Once the GWM SDK has been enabled, you will see something like this where there are tabs to fill out information about your add-on.
To continue, follow these steps:
6.2. Then, click on the "App Configuration" tab. The "App Visibility" and "Installation Settings" should be set to their default settings like so:
For the "App Integration" section, check the Google products that your add-on is designed to work with. For this example, mine only works with Google Sheets so I will check that and then enter the project script ID and the version number in these fields:
The project script ID is found in the GAS project settings page.
The version number is found from your GAS deployment at step 4.
6.3. Make sure your Oauth scopes are correct. They should be prepopulated and consistent with the ones you set in the Oauth consent screen.
6.4. Fill in the rest of the information and click "Save".
Phew, it's been a long process but it's definitely not finished yet. At this point, you can go to the Oauth consent screen page in your Google Cloud Platform project and click "Publish App". The verification status will show that it's in progress now.
What's happening here though, is that your scopes will be sent to the Trust and Safety review team to look over. Your app is not yet ready to be published onto the marketplace until this has been approved. The team will communicate with you via email. After you click "Publish App", here are some of the things you will have to do (not limited to this though).
1. Fill out fields answering why those scopes are needed in your add-on.
3. You need to make a video showing that the Oauth consent screen and its scopes, are associated with your GCP project ID. Then, you need to upload it to YouTube and share it with the review team. This is a process in itself but it's not too bad if you know where to start. I'll break it down in this next section.
All you need to do is use a screen capture software like OBS and record yourself testing the add-on, having the consent screen pop up, and having the GCP project ID in the video. The best and easiest way to do this is to deploy a test from your GAS project. Here are the steps:
7.1.1. On your GAS project, click the "Deploy" dropdown at the top right. Then, click "Test deployments". A modal will pop up to ask which deployment type. You want to select what makes sense for you but for Google Sheets or Docs, select "Editor Add-on" NOT "Google Workspace Add-on".
7.1.2. Click "Create a new test".
7.1.3. Then, keep the default configuration and select a file in your Google Drive to test it on. Then, click "Save test". Remember this tutorial is specific for Google Sheets and Docs so you will need to select some dummy demo file from your Drive. For web apps or other applications/products, this may be different.
7.1.4. Once the test has been created, you want to execute it and start your screen recording.
Then, try to use your add-on. Once any function of your add-on hits one of the scopes, the Oauth consent screen will pop up. Make sure the URL of that pop up is visible and you should be able to see your GCP project ID as a parameter in the URL. This is what the review team is looking for. Go ahead and accept the permissions and walk through your app a bit. Your video should look something like this:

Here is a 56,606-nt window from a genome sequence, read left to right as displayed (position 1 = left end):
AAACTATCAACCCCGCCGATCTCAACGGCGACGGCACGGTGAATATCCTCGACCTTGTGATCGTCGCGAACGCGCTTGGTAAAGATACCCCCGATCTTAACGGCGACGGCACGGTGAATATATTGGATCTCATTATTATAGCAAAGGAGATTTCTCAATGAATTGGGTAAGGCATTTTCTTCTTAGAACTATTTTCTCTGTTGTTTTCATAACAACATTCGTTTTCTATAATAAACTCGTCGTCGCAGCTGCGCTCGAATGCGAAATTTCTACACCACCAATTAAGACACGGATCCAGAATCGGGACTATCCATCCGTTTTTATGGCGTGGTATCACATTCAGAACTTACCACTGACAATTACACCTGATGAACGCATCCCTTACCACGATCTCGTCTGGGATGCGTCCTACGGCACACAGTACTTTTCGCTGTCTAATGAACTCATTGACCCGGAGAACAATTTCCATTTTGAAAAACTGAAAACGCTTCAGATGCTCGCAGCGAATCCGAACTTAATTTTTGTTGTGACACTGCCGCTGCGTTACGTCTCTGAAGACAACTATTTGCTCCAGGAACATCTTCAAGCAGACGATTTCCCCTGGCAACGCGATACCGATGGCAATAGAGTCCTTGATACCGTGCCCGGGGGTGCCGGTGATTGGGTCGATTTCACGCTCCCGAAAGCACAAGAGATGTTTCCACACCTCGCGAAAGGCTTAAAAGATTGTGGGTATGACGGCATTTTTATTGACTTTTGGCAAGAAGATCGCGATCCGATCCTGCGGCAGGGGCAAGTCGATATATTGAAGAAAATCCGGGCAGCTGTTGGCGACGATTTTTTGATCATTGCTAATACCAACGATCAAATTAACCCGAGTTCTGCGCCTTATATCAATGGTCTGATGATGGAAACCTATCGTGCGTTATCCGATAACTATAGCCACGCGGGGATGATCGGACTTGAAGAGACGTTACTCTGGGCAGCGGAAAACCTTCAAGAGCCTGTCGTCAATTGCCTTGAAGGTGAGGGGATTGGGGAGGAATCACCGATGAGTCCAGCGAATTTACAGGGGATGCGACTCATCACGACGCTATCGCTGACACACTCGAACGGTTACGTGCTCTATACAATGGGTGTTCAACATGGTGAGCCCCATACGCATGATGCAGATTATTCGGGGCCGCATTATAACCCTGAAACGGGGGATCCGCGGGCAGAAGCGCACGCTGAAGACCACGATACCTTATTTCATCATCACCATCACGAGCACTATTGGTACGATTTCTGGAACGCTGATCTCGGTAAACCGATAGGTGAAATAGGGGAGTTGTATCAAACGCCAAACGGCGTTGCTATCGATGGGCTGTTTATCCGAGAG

Once your Oauth consent screen has been approved, this is the final step. However, there are still many things to consider. I'll go through them but first, follow these steps to start the publishing process:
8.1. Go back to your GCP project page and go to the Google Workspace Marketplace SDK page where the "Store Listing" tab is in step 6. Sometimes this is hard to find too but you just need to click on "Enable APIs & Services" and then in the list of APIs on the right, GWM SDK will be listed.
8.2. Click on "Store Listing" and scroll all the way down and click "Publish".
Congrats! You've now submitted your add-on to be published onto the Google Workspace Marketplace.
The process is still not over though. Now, a dedicated tester will review your app to make sure there are no glaring issues and that functionality is working fine. Again, they will work with you via email, and they will contact you for anything that you're not complaint with. In my experience, they're pretty responsive, and you can submit your add-on for re-review as many times as you want. They don't hold the number of times you submit against you.
Here are some things to look out for and some issues I ran into during this phase:
2. Certain logos were not consistent with my website and the add-on.
3. The absolute biggest issue I had was when the reviewer basically could not use the add-on. The side bar would just show the loading animation forever. This was NOT an issue on my part. My add-on was working fine in a production testing environment (like in step 7.1). This was due to an issue with add-ons not working in a browser where multiple Google accounts were signed in.
What happens is the add-on's scopes and functionality were authorized with the browser's default Google account BUT the reviewer was testing with an account other than the default one. So whenever the add-on needed access to one of the scopes, the account would deny it. This causes basically nothing to work.
To solve this, I communicated with the reviewer using a screen recording of me reproducing this issue and then solving it by logging out of all accounts and then logging back in with the default account. See this video for the solution.
This issue is not unique to me and is known by many add-on creators currently listed in the GWM. See this company's support page's first sentence. Essentially, this is a Google problem that's existed for years.
If you made it this far, I applaud you. I've spent so much time troubleshooting through this publication process and I think it can help others out there having the same issues. Though, this tutorial is kind of a bare minimum. There may be extra steps for publishing apps like web apps. I hope this guide has helped you. If it did, let me know on social media by messaging me on YouTube. Thanks.